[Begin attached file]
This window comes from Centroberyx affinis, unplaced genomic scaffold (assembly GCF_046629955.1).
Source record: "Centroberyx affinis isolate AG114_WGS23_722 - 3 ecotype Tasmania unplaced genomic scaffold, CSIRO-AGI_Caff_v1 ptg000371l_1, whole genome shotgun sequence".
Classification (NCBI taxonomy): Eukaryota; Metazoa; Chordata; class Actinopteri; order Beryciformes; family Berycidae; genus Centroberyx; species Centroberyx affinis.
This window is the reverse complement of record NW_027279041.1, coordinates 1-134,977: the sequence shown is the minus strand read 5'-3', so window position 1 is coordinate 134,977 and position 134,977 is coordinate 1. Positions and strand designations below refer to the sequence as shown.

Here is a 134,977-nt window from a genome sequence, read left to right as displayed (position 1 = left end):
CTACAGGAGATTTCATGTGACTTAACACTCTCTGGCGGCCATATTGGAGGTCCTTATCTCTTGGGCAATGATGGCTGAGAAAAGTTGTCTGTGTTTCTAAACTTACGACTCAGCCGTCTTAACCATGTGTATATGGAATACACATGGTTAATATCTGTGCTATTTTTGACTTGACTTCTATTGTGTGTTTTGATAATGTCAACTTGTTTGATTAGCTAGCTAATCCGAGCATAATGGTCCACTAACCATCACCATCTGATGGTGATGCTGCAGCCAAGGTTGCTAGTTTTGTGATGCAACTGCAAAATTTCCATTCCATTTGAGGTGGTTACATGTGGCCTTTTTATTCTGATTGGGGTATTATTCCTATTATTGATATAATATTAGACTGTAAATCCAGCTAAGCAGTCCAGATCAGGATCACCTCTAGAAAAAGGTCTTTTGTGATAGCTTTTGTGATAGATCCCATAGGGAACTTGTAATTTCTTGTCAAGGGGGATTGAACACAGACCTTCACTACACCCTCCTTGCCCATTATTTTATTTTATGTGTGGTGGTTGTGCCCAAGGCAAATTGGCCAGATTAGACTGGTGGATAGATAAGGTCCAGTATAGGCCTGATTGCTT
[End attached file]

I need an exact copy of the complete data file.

This window comes from Centroberyx affinis, unplaced genomic scaffold (assembly GCF_046629955.1).
Source record: "Centroberyx affinis isolate AG114_WGS23_722 - 3 ecotype Tasmania unplaced genomic scaffold, CSIRO-AGI_Caff_v1 ptg000371l_1, whole genome shotgun sequence".
Classification (NCBI taxonomy): Eukaryota; Metazoa; Chordata; class Actinopteri; order Beryciformes; family Berycidae; genus Centroberyx; species Centroberyx affinis.
This window is the reverse complement of record NW_027279041.1, coordinates 1-134,977: the sequence shown is the minus strand read 5'-3', so window position 1 is coordinate 134,977 and position 134,977 is coordinate 1. Positions and strand designations below refer to the sequence as shown.

Here is a 134,977-nt window from a genome sequence, read left to right as displayed (position 1 = left end):
CTACAGGAGATTTCATGTGACTTAACACTCTCTGGCGGCCATATTGGAGGTCCTTATCTCTTGGGCAATGATGGCTGAGAAAAGTTGTCTGTGTTTCTAAACTTACGACTCAGCCGTCTTAACCATGTGTATATGGAATACACATGGTTAATATCTGTGCTATTTTTGACTTGACTTCTATTGTGTGTTTTGATAATGTCAACTTGTTTGATTAGCTAGCTAATCCGAGCATAATGGTCCACTAACCATCACCATCTGATGGTGATGCTGCAGCCAAGGTTGCTAGTTTTGTGATGCAACTGCAAAATTTCCATTCCATTTGAGGTGGTTACATGTGGCCTTTTTATTCTGATTGGGGTATTATTCCTATTATTGATATAATATTAGACTGTAAATCCAGCTAAGCAGTCCAGATCAGGATCACCTCTAGAAAAAGGTCTTTTGTGATAGCTTTTGTGATAGATCCCATAGGGAACTTGTAATTTCTTGTCAAGGGGGATTGAACACAGACCTTCACTACACCCTCCTTGCCCATTATTTTATTTTATGTGTGGTGGTTGTGCCCAAGGCAAATTGGCCAGATTAGACTGGTGGATAGATAAGGTCCAGTATAGGCCTGATTGCTT